Nairobi traffic problem


That Nairobi as a city has a traffic congestion problem at almost any time of day and sometimes even at night on some roads is not in doubt. That the clever people, and I use clever loosely, trying to solve it are not very clever is also not in doubt.

A while back, these clever people decided they would magically solve the problem by raising parking fees while not providing alternatives to these people who drive. Raising parking fees would work where other alternatives are reliable and efficient, something Nairobi doesn’t have.

Further evidence that the city fathers are clever, they announced an imposition of two car free days that was to begin last Friday. Well, it didn’t start as I knew it wouldn’t. This is why this pilot was bound to fail from the word go.

They said

Afterwards, private motorists starting February 1, will be required to keep their private vehicles at bay on Wednesday and Saturdays and instead use public service vehicles in a historic piloting phase that is geared at de-congesting the CBD but one that has been met by opposition and equal measure of support.

and here is where the problem starts. Do they keep them at bay at home or can drive them and just don’t get into the CBD. Instead of reducing traffic as these clever people anticipate, there will be chaos. To solve traffic congestion requires several measures among them includes terminal buildings where people can park their cars. Much of the traffic in the CBD is as a result of people trying to find parking bays.

As it is, using public transport (which are actually private taxis) is inefficient and expensive. Any journey through Nairobi requires at least the use of two matatus as non loop around the city. There are areas that are not served at all by public transport forcing residents to walk long distances just to catch a bus, that one never knows what time they will come, how much fare you will pay and whether they nyongoa before they get to the terminal.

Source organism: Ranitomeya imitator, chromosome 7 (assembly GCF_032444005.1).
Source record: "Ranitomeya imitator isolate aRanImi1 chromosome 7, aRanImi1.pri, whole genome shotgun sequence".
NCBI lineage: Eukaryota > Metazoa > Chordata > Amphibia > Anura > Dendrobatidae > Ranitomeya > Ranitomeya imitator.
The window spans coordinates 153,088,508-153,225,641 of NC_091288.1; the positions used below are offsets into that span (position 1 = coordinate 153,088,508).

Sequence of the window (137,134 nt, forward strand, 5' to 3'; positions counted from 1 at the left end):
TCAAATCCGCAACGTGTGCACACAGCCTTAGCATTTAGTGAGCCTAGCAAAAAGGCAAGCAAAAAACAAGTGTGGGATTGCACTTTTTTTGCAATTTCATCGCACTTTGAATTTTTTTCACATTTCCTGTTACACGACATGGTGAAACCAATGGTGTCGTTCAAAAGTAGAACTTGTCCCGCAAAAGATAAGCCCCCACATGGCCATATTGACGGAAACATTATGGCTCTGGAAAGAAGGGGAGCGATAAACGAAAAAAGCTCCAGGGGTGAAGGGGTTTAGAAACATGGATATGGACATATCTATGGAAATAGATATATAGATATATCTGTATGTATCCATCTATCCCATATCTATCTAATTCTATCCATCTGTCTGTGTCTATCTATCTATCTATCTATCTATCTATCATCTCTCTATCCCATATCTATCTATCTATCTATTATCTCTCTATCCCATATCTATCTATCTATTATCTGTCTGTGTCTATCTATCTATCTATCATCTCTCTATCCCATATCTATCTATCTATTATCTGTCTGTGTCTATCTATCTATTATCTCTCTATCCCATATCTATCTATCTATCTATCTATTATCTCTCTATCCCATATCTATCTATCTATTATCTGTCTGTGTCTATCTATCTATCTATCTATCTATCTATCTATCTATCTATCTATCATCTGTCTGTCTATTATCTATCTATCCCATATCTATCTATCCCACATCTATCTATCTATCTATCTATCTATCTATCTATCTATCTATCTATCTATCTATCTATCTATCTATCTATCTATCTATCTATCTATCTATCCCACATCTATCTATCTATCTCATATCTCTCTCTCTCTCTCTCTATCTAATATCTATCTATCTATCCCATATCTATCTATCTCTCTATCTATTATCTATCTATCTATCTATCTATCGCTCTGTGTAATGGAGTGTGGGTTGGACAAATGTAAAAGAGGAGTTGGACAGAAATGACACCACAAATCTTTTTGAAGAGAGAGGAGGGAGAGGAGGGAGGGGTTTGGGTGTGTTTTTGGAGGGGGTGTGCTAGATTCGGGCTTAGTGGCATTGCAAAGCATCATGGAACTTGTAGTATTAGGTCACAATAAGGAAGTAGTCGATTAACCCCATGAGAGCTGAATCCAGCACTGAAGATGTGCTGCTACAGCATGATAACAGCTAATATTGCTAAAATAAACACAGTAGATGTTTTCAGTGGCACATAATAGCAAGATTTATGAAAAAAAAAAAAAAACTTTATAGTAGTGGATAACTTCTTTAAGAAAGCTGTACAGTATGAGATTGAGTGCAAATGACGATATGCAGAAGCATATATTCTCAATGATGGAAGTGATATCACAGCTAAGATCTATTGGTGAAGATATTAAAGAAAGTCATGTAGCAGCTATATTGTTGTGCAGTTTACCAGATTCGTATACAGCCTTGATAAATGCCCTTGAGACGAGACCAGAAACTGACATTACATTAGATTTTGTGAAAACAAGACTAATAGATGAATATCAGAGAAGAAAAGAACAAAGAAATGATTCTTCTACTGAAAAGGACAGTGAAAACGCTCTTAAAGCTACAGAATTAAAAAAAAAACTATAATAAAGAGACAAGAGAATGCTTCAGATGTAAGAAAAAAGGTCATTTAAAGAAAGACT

In the article I have linked to, the clever city fathers say only cyclists, police vehicles and other emergency vehicles will be allowed on specific roads. Now my friends, this is really stupid. There are no cycling lanes. The roads will not be car free, just the CBD. So does one carry their bikes and only cycle in those specific streets or how did they see this happening?

Anyway, these clever people were elected by Nairobians and as such, kila mtu apambane na hali yake.

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About makagutu

As Onyango Makagutu I am Kenyan, as far as I am a man, I am a citizen of the world

52 thoughts on “Nairobi traffic problem

  1. That sounds like an absolute madhouse! I’m from a small city where rush hour is about 10 minutes. We have parking almost everywhere, at no charge.

    Liked by 3 people

  2. Peter says:

    A sad reality in much of the world as the populations grows and the car fleet grows even quicker.

    I live in a relatively small city, around 200,000 people but even here I see politicians failing to grasp the issue and proposing nonsense solutions similar to what you are experiencing.

    I like to use the London sewage system from the mid 19th century as an example of how politicians operate:
    – stage 1: the problem was clear the sewage system was not coping:
    – stage 2: undertake an investigation to decide what to do;
    – stage 3: receive the investigation report, and then reject because the solution is too expensive and takes too long:
    – stage 4: propose some mickey mouse solutions, which look like you are doing something:
    – stage 5: a very hot summer makes the city putrid and even the politicians realise that the mickey mouse solutions are not the answer:
    – Stage 6: actually implement what was recommended from stage 2.

    Liked by 3 people

  3. john zande says:

    One word to solve everything: Blimps.

    Liked by 3 people

  4. One word answer: Rickshaws.

    Liked by 3 people

  5. renudepride says:

    Sadly, this is *NOT* just Nairobi, my Kenyan brother, but a dilemma everywhere – the joys of life in the 21st century! Naked hugs!

    Liked by 2 people

  6. NeuroNotes says:

    Good gobs of goose manure.

    Liked by 1 person

  7. basenjibrian says:

    There is NOT an answer, folks. Our Autosexuality cannot easily be cured. It may be “unfair” to raise fees etc. etc., but it is also “unfair” for the large percentage of Kenyans who are not addicted to moving themselves with three tons of polluting metal to pay the taxes for the massive road construction projects that would be required-and those projects always just generate more traffic anyway (induced demand is real) because once the new freeway is built, I can now move to a nicer and bigger house in a suburb even father away from my job!!!!! At least, that is the American reality.

    Liked by 2 people

  8. nannus says: